Meet the woman dressing up as a hot dog to save the planet
21 November 2020 at 12:00 pm
The quirky fundraising idea has attracted over $2,000 in donations for Climate for Change
Most of us have fundraised for a charity at some point in our lives. But most of us have never worn a hot dog suit for 11 days straight to raise money for climate action.
When first-time fundraiser Melissa Donnan signed up for Climate for Change’s annual crowdfunding event, she knew she had to pull out all the stops.
“I just couldn’t imagine that people would ever give me money, so I knew I needed to come up with a challenge,” Donnan told Pro Bono News.
“I got the hot dog suit for Christmas one year and have had some really good times in it wearing it to festivals, so I thought I could wear it to raise some money.”
The challenge started small. For every $100 raised, Donnan committed to wearing the hot dog suit for a full day, going about daily activities such as cooking, cleaning, getting coffee with friends, going for walks, and doing a daily workout.
But she quickly realised she was setting her sights a little low.
“My goal was originally $300… but I’ve had to level up a few times,” she said.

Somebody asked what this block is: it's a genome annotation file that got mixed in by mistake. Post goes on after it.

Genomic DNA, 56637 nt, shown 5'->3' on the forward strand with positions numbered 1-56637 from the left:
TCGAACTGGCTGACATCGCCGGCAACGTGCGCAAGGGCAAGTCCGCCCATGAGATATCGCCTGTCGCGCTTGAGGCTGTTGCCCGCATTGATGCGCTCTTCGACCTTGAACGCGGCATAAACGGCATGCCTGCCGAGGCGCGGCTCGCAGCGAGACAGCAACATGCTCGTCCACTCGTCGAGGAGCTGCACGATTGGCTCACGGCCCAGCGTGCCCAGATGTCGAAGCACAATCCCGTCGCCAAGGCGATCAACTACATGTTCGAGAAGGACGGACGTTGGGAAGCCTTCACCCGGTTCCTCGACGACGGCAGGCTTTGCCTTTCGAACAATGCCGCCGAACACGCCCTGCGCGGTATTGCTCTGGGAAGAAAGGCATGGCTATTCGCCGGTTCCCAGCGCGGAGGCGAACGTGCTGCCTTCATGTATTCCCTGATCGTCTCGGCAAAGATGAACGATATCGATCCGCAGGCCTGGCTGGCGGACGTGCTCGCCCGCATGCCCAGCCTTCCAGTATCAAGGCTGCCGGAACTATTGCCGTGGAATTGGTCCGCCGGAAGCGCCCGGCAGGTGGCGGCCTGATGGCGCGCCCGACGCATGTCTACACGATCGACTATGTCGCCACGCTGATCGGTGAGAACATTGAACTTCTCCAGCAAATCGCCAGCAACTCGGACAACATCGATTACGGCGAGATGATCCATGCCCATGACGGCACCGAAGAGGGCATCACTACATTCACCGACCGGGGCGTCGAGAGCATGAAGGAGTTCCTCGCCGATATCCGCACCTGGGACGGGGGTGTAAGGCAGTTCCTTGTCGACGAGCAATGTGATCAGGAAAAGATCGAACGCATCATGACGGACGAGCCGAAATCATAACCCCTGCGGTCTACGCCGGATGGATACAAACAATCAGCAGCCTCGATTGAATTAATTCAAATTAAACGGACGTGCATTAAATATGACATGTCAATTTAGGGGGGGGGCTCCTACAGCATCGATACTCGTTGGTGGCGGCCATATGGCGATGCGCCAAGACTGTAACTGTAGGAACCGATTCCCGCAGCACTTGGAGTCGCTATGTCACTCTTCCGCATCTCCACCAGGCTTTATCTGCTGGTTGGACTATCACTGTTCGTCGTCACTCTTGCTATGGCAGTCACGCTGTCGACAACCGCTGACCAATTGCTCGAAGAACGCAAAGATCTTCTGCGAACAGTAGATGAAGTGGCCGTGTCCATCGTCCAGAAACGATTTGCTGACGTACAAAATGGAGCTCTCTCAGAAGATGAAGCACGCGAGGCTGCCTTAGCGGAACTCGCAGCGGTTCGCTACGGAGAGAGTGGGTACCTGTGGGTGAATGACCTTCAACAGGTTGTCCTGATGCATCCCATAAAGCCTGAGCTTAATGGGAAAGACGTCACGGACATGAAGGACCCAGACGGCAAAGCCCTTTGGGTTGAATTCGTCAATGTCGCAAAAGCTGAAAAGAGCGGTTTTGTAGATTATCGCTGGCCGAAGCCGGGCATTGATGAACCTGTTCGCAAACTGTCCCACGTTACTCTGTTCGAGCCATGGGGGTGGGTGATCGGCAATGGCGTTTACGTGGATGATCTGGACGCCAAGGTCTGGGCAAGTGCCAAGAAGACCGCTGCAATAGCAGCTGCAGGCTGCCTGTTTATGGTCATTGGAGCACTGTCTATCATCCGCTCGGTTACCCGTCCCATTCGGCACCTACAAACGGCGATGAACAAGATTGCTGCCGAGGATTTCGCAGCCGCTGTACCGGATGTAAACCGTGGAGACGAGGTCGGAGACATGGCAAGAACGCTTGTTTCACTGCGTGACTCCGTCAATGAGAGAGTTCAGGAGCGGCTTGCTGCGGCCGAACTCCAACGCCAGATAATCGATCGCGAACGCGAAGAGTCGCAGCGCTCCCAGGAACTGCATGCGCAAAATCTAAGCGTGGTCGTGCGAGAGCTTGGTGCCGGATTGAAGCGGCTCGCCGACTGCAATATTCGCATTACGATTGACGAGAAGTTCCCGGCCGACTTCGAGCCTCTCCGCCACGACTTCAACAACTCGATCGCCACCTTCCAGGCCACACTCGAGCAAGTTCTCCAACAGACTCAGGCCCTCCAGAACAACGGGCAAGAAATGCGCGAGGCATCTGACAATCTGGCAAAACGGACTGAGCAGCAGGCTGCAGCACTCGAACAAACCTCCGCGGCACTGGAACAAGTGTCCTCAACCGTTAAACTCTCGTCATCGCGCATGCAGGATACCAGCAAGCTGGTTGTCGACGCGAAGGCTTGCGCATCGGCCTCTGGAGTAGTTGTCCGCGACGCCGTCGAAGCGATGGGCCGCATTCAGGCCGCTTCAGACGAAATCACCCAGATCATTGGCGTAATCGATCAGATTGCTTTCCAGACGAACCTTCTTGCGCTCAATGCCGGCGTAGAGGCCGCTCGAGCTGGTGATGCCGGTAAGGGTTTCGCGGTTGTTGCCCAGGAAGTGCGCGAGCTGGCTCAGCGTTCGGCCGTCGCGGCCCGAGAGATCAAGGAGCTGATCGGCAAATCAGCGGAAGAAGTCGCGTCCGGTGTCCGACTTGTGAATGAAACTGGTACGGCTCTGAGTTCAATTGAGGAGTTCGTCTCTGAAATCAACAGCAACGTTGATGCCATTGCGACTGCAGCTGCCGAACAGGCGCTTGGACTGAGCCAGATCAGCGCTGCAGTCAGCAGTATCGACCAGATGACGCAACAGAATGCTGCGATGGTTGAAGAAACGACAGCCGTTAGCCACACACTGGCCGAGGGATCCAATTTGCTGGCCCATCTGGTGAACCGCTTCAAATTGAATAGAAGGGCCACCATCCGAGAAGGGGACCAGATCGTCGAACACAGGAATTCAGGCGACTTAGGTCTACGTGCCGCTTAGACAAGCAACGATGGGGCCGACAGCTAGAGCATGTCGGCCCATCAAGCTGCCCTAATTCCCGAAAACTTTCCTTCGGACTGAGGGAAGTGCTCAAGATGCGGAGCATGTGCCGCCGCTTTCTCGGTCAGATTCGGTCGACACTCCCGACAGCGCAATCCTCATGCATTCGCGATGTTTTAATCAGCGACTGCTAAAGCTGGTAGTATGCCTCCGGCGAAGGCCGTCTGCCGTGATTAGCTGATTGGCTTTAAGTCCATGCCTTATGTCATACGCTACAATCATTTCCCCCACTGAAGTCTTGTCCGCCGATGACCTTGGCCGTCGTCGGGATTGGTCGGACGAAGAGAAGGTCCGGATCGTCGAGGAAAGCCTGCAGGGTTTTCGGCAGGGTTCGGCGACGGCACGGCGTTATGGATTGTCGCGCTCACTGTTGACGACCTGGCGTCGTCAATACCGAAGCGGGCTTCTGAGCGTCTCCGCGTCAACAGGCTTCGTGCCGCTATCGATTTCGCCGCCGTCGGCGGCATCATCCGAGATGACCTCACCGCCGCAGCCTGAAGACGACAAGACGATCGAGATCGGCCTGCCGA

As the fundraiser attracted more and more donations, she set new challenges such as going on a date (dressed as a hot dog) with a stranger if she hit $1,000 – a target she’s now soared past.
“When I hit that target, I was like, holy God,” she said.
“But it was actually a lot of fun! He was really chill about it and he loved the hot dog suit.”
The fundraiser has now surpassed a second target of $2,000, so Donnan is prepping to pound the pavement in a 10km run in costume.
“It’s actually going to be a really hot day, so hopefully I don’t drop dead,” she said.
Starting a conversation for change
While the costume has attracted money and funny looks from strangers, Donnan said she hoped the money would do more than raise a few laughs on social media.
All money raised goes towards Climate for Change, a grassroots organisation dedicated to create the social climate in Australia for effective action on climate change.
One of the ways the organisation does this is via a program called “Climate Conversations”.
“They raise awareness through conversations in a dinner party setting with friends,” she said.
“So you basically have a really nice night with your mates and a person from the organisation will then put on a documentary and facilitate a discussion around climate change and what you can do to help.”
The organisation’s annual crowdfunding campaign is aiming to raise at least $190,000 this year in order to scale their Climate Conversations and achieve a goal of empowering 40,000 people to act on climate.
As for the hot dog suit, Donnan said she doesn’t think this particular fundraiser will be the only time it’s worn for positive change.
“I think I’m definitely going to have to wear the hot dog suit at climate change rallies from now on,” she said.